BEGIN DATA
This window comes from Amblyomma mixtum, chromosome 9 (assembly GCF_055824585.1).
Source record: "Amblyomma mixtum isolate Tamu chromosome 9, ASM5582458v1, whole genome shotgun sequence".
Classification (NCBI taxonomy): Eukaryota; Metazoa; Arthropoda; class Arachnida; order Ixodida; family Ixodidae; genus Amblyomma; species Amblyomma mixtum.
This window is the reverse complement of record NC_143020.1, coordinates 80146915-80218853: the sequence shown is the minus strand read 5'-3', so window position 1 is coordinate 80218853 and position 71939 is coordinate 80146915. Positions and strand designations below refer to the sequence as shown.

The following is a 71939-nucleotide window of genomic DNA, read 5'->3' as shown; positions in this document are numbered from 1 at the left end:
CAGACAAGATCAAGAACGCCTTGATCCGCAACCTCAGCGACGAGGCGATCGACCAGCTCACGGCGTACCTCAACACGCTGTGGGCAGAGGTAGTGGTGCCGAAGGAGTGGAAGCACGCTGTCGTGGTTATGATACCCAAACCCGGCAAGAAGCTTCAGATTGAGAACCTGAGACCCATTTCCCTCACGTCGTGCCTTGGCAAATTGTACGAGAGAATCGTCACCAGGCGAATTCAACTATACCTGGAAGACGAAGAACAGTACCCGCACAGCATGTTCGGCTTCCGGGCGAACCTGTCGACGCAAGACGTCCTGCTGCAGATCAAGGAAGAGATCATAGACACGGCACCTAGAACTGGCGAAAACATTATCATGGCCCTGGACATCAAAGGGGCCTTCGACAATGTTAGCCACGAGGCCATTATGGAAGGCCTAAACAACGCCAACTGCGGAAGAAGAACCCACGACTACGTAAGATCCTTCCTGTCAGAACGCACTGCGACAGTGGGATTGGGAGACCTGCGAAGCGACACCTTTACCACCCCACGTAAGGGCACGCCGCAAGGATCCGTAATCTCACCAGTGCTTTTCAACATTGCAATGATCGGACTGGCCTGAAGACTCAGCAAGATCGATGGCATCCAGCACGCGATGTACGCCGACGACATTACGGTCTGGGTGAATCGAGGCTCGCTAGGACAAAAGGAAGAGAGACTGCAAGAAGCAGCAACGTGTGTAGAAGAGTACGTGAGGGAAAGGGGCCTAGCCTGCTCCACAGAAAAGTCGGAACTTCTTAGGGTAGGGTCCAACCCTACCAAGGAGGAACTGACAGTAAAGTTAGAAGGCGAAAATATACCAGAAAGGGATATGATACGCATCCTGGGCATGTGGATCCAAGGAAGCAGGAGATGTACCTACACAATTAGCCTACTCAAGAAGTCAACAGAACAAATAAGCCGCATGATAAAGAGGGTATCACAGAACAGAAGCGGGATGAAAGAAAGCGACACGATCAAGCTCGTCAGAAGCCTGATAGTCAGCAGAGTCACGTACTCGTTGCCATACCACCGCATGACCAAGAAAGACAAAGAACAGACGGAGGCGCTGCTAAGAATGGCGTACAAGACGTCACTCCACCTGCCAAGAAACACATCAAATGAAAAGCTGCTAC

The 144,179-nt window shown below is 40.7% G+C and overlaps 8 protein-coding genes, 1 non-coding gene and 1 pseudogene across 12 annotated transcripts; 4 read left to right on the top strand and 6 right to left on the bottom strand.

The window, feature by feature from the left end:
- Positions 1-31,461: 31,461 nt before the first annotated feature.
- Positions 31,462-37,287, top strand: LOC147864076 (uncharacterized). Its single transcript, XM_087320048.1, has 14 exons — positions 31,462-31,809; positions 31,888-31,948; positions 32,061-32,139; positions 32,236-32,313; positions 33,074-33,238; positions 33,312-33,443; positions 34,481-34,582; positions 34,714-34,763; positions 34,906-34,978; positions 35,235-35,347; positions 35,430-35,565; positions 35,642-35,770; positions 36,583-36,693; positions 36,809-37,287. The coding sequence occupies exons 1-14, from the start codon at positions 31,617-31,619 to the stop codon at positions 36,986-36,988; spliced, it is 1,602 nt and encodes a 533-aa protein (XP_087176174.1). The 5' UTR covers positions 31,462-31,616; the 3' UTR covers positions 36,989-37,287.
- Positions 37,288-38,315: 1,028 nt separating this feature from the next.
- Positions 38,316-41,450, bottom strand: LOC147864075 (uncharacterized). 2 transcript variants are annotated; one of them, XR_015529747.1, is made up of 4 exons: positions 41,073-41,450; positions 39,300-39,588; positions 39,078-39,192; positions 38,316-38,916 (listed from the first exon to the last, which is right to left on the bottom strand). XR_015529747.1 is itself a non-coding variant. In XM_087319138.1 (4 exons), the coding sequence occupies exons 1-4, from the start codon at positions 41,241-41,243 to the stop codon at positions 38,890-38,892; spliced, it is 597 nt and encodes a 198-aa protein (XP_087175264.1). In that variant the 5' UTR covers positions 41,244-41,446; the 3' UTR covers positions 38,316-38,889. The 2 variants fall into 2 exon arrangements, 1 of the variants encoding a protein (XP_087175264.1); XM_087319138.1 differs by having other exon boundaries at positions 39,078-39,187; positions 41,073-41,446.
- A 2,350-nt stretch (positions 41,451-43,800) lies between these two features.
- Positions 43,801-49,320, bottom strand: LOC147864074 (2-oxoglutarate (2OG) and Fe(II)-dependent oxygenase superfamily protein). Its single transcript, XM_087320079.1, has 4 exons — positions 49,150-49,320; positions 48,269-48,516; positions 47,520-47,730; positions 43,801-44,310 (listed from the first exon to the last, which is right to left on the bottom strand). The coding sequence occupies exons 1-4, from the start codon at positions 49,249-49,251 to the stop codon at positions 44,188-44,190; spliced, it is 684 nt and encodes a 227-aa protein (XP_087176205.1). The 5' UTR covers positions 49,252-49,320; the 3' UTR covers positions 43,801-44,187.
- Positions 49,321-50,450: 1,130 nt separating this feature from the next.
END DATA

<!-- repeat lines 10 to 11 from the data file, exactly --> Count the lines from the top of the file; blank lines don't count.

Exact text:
- Positions 31,462-37,287, top strand: LOC147864076 (uncharacterized). Its single transcript, XM_087320048.1, has 14 exons — positions 31,462-31,809; positions 31,888-31,948; positions 32,061-32,139; positions 32,236-32,313; positions 33,074-33,238; positions 33,312-33,443; positions 34,481-34,582; positions 34,714-34,763; positions 34,906-34,978; positions 35,235-35,347; positions 35,430-35,565; positions 35,642-35,770; positions 36,583-36,693; positions 36,809-37,287. The coding sequence occupies exons 1-14, from the start codon at positions 31,617-31,619 to the stop codon at positions 36,986-36,988; spliced, it is 1,602 nt and encodes a 533-aa protein (XP_087176174.1). The 5' UTR covers positions 31,462-31,616; the 3' UTR covers positions 36,989-37,287.
- Positions 37,288-38,315: 1,028 nt separating this feature from the next.